Brinker International Inc. expects to look closer at delivery for its Chili’s Grill & Bar concept over the next year, executives said Tuesday.
The Dallas-based casual-dining company, which has a more advanced delivery system at its Maggiano’s Little Italy brand, will be looking to simplify delivery for its Chili’s locations, executives said on a fourth-quarter earnings call with equity analysts.
“We are going to be leaning more aggressively into delivery as we move throughout the fiscal year,” said Joseph Taylor, Brinker’s chief financial officer, “and I anticipate it having some impact on our ability to move the business forward, particularly in the second half of the fiscal year.”
Taylor said off-premise transactions, which included the established to-go program at Chili’s, yields between 11.5 percent and 12 percent of the sales mix.
Wyman Roberts, Brinker’s CEO and president, said the company has seen a growing adoption of its smartphone app, which has made “the Chili's takeout experience about as seamless and convenient as it can be.”
Roberts added that the company would “like to use as much of that infrastructure with partners in a delivery idea, primarily so we keep it simple for the operators.”
Currently, restaurants have multiple computer tablets from multiple delivery services, which poses challenges for operators, especially in information flow, he said.
“We are talking with partners and with suppliers to see how we can integrate delivery into the same technology platform so that we keep it simple for the operators [and] we make sure that everything we do supports their ability to deliver a consistent guest experience, whether it's in the restaurant, picked up or delivered,” Roberts said.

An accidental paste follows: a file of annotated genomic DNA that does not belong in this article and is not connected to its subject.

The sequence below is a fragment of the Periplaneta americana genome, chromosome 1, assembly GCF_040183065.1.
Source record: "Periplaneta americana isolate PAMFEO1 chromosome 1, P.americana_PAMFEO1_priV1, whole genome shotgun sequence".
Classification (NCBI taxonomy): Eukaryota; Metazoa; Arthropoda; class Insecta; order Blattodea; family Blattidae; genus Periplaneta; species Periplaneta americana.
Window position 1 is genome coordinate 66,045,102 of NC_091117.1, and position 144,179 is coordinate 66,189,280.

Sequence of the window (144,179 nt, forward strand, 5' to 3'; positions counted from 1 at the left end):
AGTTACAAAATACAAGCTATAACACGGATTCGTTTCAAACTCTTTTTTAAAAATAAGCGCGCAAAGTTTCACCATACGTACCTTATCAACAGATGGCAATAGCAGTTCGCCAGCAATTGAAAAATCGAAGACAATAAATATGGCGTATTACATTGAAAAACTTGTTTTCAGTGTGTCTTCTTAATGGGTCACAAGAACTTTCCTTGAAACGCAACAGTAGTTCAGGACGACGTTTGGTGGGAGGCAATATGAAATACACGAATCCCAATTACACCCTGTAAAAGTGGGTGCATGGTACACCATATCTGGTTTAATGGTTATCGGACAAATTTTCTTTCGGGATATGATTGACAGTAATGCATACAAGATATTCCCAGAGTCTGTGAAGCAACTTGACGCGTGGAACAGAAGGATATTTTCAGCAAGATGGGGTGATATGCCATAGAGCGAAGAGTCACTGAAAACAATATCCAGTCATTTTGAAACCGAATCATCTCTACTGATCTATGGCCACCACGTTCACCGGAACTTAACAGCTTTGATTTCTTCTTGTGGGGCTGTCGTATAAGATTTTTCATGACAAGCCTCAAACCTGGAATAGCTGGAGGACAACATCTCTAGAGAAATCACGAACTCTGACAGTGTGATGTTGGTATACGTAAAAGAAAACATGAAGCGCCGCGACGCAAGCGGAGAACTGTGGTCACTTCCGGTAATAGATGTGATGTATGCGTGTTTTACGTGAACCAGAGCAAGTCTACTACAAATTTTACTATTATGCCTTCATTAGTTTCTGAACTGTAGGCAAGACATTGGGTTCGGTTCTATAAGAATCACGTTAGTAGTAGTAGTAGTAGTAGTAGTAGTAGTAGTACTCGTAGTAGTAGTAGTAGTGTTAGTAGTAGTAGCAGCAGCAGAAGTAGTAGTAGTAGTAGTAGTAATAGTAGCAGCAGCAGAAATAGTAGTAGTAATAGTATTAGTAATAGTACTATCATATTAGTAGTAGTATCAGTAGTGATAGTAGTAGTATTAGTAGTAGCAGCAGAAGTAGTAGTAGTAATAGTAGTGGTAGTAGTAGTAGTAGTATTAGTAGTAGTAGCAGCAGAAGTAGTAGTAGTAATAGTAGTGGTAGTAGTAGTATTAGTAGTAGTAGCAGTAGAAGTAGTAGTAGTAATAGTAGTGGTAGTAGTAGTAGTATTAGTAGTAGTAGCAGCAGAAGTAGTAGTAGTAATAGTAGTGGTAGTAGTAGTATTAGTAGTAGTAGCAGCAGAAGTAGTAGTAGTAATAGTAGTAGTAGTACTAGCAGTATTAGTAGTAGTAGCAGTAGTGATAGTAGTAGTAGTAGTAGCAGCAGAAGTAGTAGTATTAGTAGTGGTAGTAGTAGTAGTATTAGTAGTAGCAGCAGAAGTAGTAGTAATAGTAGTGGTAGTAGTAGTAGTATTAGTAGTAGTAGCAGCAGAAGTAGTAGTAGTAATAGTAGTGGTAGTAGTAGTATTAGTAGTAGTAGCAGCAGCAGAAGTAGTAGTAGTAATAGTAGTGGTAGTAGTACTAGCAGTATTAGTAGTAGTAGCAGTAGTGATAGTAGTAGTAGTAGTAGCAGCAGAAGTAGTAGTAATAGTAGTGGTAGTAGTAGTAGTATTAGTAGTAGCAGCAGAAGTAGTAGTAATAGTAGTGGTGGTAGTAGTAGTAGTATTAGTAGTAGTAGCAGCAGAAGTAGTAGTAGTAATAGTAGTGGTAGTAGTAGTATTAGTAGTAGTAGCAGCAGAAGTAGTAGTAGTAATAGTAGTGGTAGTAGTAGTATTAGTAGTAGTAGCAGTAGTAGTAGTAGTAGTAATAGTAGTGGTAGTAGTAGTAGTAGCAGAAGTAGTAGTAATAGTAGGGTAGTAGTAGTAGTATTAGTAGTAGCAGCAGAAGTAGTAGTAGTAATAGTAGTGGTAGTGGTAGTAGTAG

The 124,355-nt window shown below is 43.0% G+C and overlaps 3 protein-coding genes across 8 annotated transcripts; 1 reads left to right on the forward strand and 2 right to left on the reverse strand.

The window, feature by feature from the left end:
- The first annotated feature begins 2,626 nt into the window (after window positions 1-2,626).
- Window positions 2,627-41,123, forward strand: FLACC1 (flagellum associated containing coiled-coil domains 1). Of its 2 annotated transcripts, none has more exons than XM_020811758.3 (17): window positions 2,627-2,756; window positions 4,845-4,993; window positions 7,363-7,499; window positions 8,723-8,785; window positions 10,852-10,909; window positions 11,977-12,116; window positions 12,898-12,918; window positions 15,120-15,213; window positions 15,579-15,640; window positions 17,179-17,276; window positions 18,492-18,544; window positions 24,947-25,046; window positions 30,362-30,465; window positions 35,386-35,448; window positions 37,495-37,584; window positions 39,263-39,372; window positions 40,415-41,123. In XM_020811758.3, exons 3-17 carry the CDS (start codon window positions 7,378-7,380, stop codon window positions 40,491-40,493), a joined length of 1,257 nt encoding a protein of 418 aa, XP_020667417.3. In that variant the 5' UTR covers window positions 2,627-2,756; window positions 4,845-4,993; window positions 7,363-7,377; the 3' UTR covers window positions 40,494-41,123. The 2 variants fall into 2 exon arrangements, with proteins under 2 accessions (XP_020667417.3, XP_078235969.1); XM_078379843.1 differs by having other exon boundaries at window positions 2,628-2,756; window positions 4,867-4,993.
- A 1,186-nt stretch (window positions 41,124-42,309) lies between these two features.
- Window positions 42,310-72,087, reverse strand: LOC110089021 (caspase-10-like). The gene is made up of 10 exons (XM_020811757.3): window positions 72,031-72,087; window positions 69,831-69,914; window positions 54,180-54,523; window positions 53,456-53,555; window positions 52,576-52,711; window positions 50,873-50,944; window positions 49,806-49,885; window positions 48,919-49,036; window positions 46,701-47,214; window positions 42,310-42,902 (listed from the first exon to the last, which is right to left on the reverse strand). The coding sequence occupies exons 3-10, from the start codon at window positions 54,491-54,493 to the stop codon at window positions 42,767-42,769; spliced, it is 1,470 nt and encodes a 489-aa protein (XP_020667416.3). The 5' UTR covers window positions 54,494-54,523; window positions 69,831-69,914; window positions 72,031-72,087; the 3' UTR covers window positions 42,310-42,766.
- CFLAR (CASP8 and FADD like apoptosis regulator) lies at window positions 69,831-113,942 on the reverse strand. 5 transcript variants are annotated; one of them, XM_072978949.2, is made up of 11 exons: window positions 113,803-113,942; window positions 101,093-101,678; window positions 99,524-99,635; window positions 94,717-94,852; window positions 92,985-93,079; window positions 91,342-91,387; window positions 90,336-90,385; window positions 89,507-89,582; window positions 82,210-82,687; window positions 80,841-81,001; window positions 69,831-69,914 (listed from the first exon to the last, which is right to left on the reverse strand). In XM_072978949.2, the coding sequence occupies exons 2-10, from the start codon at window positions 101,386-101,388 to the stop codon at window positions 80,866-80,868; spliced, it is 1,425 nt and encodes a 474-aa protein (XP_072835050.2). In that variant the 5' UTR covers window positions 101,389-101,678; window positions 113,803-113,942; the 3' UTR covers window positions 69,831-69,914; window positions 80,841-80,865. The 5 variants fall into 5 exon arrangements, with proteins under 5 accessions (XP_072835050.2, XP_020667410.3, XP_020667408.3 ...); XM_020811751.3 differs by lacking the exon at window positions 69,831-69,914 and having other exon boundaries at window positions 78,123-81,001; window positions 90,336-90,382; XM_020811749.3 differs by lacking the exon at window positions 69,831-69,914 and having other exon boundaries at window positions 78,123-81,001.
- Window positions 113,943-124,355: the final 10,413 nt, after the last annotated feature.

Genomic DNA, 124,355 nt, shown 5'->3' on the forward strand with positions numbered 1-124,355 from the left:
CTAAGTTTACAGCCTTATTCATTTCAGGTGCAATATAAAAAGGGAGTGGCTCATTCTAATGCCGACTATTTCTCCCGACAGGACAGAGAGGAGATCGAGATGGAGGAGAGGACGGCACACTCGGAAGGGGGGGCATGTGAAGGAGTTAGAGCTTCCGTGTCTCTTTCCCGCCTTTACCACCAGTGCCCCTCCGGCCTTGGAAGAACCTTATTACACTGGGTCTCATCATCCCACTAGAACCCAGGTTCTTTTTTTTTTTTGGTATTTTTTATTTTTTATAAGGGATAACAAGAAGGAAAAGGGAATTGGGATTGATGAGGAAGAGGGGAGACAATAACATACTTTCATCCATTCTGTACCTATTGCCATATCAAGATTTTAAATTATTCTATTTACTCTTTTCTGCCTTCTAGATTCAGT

While Roberts declined to say how many Chili’s units now accommodate delivery, he did say a number of units are testing with major and minor delivery companies and the company is looking at the impact on customers and the business model, especially for Chili’s.
“The Maggiano's delivery story is much better developed, a bigger part of the business,” Roberts said. “We just need to get that level of understanding both from a guest and a business perspective, and we're working very aggressively to understand that in the next quarter or two,” he said.
Brinker executives on Tuesday also addressed:
Recent sale-leasebacks: “Over the course of the last several weeks, we entered into three separate purchase agreements for the sale of 143 restaurant properties to be leased back to us for 15-year terms with extension options,” Taylor said. “We have subsequently closed on all but a small number of the properties and anticipate wrapping up the additional few closings in the near future.” The combined transactions generated about $443 million in proceeds, Taylor said. The company expects increased rent expense going forward, partially offset by lower depreciation expenses, Taylor said.
Reimaging program: Chili’s average reimaging project costs between $210,000 and $230,000 per restaurant, Taylor said, “and we are scheduled to complete approximately 250 restaurants by the end of this fiscal year. The overall project will take most of the next three fiscal years.” Roberts said guest feedback at the reimaged restaurants has been positive, especially in atmosphere and cleanliness scores.
For the fourth quarter ended June 27, Brinker’s net income declined 13.6 percent, to $43.7 million, or $1.01 per share, from $50.6 million, or $1.02 a share, in the prior-year period. Revenues rose 0.8 percent to $817.1 million from $810.7 million in the same quarter last year.
Same-store sales increased 0.6 percent at company-owned U.S. Chili’s units and declined 0.5 percent at franchised domestic units. Maggiano's same-store sales increased 0.3 percent in the fourth quarter. Chili's international franchise same-store sales declined 2.9 percent in the quarter.
As of June 27, Brinker had 1,686 restaurants with 1,634 Chili's and 52 Maggiano’s.
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